• The tertiary winding N3 is provided together with the switching diode D1 and the high-frequency choke coil L10 in the middle of the rectified current path through which the rectified current flows from the bridge rectifier circuit Di to the smoothing capacitor Ci. Therefore, the alternating voltage induced in the tertiary winding N3 is superimposed on the rectified output voltage from the bridge rectifier circuit Di. That is, this power supply circuit employs a voltage feedback system in which the switching output of the switching element Q1 is fed back as a voltage to the rectified current path via the magnetic coupling between the primary and tertiary windings N1 and N3.
  • Since the feedback voltage is thus superimposed on the rectified current path, the voltage applied to the switching diode D1 has the waveform resulting from superposition of the alternating voltage component with the switching cycle on a rectified and smoothed voltage Ei. Due to application of this alternating voltage component superimposed on the rectified and smoothed voltage Ei to the fast-recovery switching diode D1, the diode D1 implements switching operation when the absolute value of positive/negative level of the AC input voltage VAC is larger than about half of its peak value for example, to thereby intermittently block the rectified current directed toward the smoothing capacitor Ci.
  • The conduction period of envelope of the thus flowing rectified current is such that the current flows also during the periods when the level of the rectified output voltage from the bridge rectifier circuit Di is lower than that of the voltage across the smoothing capacitor Ci. In addition, the conduction period of the AC input current IAC that flows based on the AC input voltage VAC substantially corresponds with the conduction period of this rectified current. Specifically, the conduction angle of the AC input current IAC is increased compared with a configuration including no power factor improvement circuit, and the waveform of the AC input current IAC is brought close to that of the AC input voltage VAC. That is, power factor improvement is achieved.
  • For an experiment on an actual power supply circuit with the above-described configuration of FIG. 14, major parts in the circuit were chosen to have the following parameters, so that experimental results to be described later were obtained.
  • The isolation converter transformer PIT was based on the structure shown in FIG. 2, and an EER-35 core was chosen for the EE-shaped core (CR1, CR2). The gap G1 was designed to have a gap length of 2.2 mm. The numbers of turns of the primary and secondary windings N1 and N2 were set to 40 T and 30 T, respectively. According to the structure of this isolation converter transformer PIT, the coupling coefficient k between the primary and secondary sides in the isolation converter transformer PIT was set to a value smaller than 0.7, e.g., about 0.67.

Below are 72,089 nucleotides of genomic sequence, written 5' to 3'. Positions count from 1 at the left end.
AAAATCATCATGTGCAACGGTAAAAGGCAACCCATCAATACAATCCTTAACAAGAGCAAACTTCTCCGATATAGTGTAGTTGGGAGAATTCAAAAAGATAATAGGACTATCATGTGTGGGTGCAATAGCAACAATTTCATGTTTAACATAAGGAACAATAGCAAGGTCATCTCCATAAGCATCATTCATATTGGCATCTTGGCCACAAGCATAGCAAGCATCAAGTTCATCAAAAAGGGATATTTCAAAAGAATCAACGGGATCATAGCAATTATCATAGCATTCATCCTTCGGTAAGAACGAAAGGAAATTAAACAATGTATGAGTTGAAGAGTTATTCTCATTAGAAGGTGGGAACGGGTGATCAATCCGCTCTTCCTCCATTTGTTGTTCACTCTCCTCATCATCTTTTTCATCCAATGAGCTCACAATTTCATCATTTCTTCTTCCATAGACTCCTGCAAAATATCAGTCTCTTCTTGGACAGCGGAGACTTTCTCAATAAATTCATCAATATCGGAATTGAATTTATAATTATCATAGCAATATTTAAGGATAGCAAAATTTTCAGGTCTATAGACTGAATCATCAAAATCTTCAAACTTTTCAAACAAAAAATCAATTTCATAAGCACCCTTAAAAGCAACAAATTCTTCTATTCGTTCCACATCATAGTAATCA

• The number of turns of the tertiary winding N3 was set to 9 T.
  • For the high-frequency choke coil L10, an EE-22 core was chosen and a gap of 1.4 mm was formed, so that the inductance thereof was set to 27 μH.
  • As is well known, the above-described EER and EE cores are one of types and standards of product cores. It is known that the types also include an ER type. The sectional shapes of cores of all the EER, ER and EE types are an E-character shape or EE-character shape. Therefore, cores of all the EER, ER and EE types are treated as the E-shaped core and EE-shaped core in the present specification.
  • The capacitances of the primary-side parallel resonant capacitor Cr, the filter capacitor CN and the secondary-side series resonant capacitor C2 were chosen as follows: Cr=7500 pF, CN=1 μF and C2=0.047 μF.
  • The allowable load power range was from the maximum load power Pomax of 300 W to the minimum load power Pomin of 0 W (no load). The rated level of the secondary-side DC output voltage Eo was 175 V.
  • As the experimental results on the power supply circuit in FIG. 14, the following results were obtained.
  • The power factor PF, which depends on the operation of the power factor improvement circuit 16, has a tendency of increasing as the load becomes lighter for the load variation range from the maximum load power Pomax of 300 W to the load power Po of about 100 W. In contrast, the power factor PF tends to decrease as the load becomes lighter in the range of the load power Po smaller than 100 W. As a whole, the power factor PF is higher than 0.75 for the variation range of the load power Po from 300 W to 25 W, and therefore it can be said that the power factor sufficient for practical use is obtained. For variation of the AC input voltage VAC, the power factor PF shows a characteristic of decreasing with a gentle slope as the AC input voltage VAC becomes higher.